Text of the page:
Conference Paper - This paper describes the requirements of the standard, additional inspection points, and several uses of the standard in the field where clear specification language was imperative to successful project completion. NACE 5/SSPC-SP 12 standard confined to water jetting - which makes use of ultra-high pressure water that is nonabrasive. Four levels of visible post-cleaning condition and three levels of non-visible condition are defined.
The original Def Stan was adopted as an AMPP standard under the provisions of the AMPP Standards Committees Operating Manual Procedures for Conversion of Government Agency Standards.
This standard is a guide to corrosion protection against atmospheric corrosion and covers all aspects from the basic mechanisms of aqueous corrosion, though a summary of the differing types to a detailed review of aspects of atmospheric corrosion. It concludes with a detailed survey of the methods of control against corrosion and a focused description of the particular methods of corrosion protection for different metals and alloys.
This standard is intended for use by corrosion control personnel, design engineers, project managers, purchasers, and construction engineers, and managers. It is applicable to underground steel pipelines in the oil and gas gathering, distribution, and transmission industries.
This standard describes methods for qualifying and controlling the quality of fusion-bonded epoxy (FBE) pipe coatings, urethane coatings, epoxy-urethanes, shrink sleeves (special applications), two-part liquid epoxies, and other properly qualified coatings (as long as the proper parameters are met in accordance with this document, e.g., polyolefin, three-layer coatings), provides guidelines for the proper application, and identifies inspection and repair techniques to achieve the best application of plant- and field-applied coating systems.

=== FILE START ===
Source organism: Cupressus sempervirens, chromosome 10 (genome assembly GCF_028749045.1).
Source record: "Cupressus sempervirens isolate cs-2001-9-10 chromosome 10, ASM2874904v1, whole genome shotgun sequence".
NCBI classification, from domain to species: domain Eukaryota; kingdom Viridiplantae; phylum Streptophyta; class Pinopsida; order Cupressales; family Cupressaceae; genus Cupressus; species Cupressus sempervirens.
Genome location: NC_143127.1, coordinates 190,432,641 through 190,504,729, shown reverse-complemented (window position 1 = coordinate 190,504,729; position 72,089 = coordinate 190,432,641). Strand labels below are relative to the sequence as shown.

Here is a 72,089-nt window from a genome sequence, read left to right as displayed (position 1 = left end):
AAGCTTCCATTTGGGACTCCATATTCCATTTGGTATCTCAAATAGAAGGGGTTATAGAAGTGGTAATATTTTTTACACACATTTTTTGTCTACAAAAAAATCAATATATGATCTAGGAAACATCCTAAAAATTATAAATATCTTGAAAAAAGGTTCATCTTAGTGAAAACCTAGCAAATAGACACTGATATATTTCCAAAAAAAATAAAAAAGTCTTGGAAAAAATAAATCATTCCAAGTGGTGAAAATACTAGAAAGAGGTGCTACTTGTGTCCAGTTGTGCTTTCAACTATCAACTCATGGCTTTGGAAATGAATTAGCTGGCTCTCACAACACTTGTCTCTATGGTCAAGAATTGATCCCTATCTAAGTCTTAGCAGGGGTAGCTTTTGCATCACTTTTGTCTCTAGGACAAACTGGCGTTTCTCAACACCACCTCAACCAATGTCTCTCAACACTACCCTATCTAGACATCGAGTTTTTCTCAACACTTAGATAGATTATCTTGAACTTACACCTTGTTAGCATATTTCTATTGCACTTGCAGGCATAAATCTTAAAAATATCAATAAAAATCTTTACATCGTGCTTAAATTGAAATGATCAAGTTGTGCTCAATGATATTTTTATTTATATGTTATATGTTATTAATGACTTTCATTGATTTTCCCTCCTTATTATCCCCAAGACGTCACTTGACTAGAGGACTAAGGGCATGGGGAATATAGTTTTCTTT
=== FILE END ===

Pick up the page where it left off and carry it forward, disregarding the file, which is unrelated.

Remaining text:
This document discusses the issues to be taken into consideration with respect to accounting for corrosion on steel piles in non-marine applications. The rate of corrosion, design life and methods of corrosion control are discussed in a manner to provide the reader with guidance as to how to proceed with determining these factors. This standard is applicable to pipe piles, sheet piles, H piles, and other steel piles.
This standard practice describes overcoating of the exteriors of railcars. The purpose of this standard practice is to provide methods for testing and application of overcoating materials for the benefit of railcar owners, lessees, and maintenance providers who are charged with developing and executing programs for the maintenance painting of railcars.
This AMPP standard practice presents guidelines and minimum requirements for citric acid based passivation of marine storage tanks to identify good cleaning practices and improve corrosion resistance. This standard is intended for use by shipboard personnel, ship owning organizations, commodity owners, tank readiness surveyors, chemical producing organizations, ship surveyors and other stake holders.
Biofouling accumulation on a ship’s hull has a direct impact on fuel consumption and associated greenhouse gas (GHG) emissions and may pose a biosecurity risk due to the presence of non-indigenous, potentially invasive aquatic species.